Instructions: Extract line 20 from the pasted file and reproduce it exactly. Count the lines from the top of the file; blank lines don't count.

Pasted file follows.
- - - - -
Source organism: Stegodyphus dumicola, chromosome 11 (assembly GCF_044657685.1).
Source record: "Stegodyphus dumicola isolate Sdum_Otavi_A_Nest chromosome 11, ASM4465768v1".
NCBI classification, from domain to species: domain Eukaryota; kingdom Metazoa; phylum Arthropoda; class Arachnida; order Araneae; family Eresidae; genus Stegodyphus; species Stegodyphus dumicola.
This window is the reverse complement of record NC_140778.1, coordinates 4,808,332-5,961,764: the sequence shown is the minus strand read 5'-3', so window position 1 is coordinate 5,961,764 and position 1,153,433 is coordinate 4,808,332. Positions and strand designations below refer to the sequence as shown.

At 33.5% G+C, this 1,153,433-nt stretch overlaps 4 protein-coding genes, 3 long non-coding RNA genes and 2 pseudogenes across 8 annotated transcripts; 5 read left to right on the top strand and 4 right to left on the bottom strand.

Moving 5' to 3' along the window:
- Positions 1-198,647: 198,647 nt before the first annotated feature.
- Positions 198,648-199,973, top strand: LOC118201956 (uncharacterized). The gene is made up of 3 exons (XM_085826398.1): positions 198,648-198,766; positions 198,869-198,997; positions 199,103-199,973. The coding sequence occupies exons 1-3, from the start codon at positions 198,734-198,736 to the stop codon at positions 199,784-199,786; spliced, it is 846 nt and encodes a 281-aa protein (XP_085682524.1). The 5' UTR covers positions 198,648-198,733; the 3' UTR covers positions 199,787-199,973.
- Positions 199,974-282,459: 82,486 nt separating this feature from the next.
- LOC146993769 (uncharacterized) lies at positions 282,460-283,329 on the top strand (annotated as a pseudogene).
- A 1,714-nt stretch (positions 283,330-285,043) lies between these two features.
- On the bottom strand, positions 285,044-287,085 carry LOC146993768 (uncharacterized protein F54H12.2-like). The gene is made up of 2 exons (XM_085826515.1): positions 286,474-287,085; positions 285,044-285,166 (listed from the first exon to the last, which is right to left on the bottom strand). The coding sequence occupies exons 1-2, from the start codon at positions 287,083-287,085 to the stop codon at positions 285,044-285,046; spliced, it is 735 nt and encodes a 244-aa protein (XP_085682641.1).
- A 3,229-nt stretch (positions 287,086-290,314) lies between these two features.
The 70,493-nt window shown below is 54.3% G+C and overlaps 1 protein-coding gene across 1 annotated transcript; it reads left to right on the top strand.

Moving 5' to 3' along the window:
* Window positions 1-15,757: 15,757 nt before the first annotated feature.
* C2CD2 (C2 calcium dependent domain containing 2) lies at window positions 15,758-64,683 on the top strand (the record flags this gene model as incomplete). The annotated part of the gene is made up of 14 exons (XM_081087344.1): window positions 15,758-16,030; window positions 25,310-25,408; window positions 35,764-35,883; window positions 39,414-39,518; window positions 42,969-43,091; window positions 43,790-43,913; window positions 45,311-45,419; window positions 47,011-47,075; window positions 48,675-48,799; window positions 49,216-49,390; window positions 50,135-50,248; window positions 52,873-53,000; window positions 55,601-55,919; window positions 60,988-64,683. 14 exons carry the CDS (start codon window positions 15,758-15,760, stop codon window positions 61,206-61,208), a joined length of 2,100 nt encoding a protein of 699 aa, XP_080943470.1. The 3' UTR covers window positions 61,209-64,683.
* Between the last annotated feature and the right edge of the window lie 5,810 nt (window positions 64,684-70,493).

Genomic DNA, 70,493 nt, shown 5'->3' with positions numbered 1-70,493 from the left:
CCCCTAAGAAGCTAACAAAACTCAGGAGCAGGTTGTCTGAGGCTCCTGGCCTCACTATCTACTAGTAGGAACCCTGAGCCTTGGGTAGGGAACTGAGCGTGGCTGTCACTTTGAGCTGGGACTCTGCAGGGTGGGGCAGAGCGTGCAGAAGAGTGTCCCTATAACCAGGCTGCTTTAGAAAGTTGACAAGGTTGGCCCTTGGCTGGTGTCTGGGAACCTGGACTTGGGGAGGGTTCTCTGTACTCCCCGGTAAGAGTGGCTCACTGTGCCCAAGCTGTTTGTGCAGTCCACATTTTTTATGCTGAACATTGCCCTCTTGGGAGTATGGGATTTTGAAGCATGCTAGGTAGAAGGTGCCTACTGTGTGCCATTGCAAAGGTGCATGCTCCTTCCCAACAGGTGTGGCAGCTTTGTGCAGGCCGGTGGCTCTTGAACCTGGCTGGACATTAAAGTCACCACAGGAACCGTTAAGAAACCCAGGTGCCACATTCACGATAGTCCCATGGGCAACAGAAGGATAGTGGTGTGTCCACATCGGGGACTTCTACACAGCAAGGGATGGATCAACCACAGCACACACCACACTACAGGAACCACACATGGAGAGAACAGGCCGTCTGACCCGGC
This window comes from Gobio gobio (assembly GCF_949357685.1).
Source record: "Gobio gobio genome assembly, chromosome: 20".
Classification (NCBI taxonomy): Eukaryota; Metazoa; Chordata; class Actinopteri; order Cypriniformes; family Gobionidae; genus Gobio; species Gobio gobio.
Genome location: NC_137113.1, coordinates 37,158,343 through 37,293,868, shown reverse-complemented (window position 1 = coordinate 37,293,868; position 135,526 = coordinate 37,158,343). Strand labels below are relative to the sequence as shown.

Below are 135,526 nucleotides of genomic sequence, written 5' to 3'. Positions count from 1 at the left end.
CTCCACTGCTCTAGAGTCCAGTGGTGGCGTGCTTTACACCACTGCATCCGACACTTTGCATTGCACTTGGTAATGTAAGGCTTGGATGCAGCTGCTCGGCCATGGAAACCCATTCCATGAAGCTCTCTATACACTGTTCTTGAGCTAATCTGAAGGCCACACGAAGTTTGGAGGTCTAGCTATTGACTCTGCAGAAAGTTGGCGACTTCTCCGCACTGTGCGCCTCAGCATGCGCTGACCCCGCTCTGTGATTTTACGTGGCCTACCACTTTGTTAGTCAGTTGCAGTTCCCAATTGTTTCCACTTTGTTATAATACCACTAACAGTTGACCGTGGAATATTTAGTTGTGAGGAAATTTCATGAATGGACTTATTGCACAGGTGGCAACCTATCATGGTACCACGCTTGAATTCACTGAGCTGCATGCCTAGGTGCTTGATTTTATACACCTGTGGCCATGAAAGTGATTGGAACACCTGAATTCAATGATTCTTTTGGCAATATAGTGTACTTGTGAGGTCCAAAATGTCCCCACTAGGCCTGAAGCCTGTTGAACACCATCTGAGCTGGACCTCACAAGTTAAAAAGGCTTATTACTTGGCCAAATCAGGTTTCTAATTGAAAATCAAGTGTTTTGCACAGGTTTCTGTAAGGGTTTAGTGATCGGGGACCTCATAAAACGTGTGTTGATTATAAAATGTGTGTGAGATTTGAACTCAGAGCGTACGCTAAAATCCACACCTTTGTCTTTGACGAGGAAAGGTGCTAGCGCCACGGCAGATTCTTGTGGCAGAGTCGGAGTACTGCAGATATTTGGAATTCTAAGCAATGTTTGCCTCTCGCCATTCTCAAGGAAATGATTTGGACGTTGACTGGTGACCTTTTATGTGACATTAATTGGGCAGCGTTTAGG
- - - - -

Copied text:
CCCCTAAGAAGCTAACAAAACTCAGGAGCAGGTTGTCTGAGGCTCCTGGCCTCACTATCTACTAGTAGGAACCCTGAGCCTTGGGTAGGGAACTGAGCGTGGCTGTCACTTTGAGCTGGGACTCTGCAGGGTGGGGCAGAGCGTGCAGAAGAGTGTCCCTATAACCAGGCTGCTTTAGAAAGTTGACAAGGTTGGCCCTTGGCTGGTGTCTGGGAACCTGGACTTGGGGAGGGTTCTCTGTACTCCCCGGTAAGAGTGGCTCACTGTGCCCAAGCTGTTTGTGCAGTCCACATTTTTTATGCTGAACATTGCCCTCTTGGGAGTATGGGATTTTGAAGCATGCTAGGTAGAAGGTGCCTACTGTGTGCCATTGCAAAGGTGCATGCTCCTTCCCAACAGGTGTGGCAGCTTTGTGCAGGCCGGTGGCTCTTGAACCTGGCTGGACATTAAAGTCACCACAGGAACCGTTAAGAAACCCAGGTGCCACATTCACGATAGTCCCATGGGCAACAGAAGGATAGTGGTGTGTCCACATCGGGGACTTCTACACAGCAAGGGATGGATCAACCACAGCACACACCACACTACAGGAACCACACATGGAGAGAACAGGCCGTCTGACCCGGC